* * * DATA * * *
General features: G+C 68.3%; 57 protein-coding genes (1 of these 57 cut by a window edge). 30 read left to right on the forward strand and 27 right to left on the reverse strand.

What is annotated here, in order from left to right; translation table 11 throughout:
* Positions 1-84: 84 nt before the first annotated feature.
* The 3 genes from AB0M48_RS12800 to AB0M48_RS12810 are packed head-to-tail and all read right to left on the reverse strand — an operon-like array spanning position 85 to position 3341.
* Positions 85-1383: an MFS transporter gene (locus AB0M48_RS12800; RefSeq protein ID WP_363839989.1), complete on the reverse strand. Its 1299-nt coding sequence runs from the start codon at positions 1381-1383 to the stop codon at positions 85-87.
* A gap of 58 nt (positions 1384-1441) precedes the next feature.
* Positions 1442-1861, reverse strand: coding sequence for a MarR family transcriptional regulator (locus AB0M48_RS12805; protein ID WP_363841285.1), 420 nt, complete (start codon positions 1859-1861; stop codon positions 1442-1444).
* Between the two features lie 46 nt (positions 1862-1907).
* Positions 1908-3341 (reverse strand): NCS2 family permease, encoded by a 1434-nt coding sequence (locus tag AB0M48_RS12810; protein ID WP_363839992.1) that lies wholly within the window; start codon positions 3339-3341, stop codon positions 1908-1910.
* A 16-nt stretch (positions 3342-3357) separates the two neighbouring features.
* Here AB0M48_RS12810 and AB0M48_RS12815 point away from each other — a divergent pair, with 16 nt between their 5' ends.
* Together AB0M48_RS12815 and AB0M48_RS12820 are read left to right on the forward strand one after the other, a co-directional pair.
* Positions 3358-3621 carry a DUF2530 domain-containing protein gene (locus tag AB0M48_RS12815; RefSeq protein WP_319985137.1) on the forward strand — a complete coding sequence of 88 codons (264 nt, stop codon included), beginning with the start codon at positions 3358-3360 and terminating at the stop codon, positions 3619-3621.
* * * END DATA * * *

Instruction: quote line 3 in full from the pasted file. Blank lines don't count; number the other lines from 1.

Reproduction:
* Positions 1-84: 84 nt before the first annotated feature.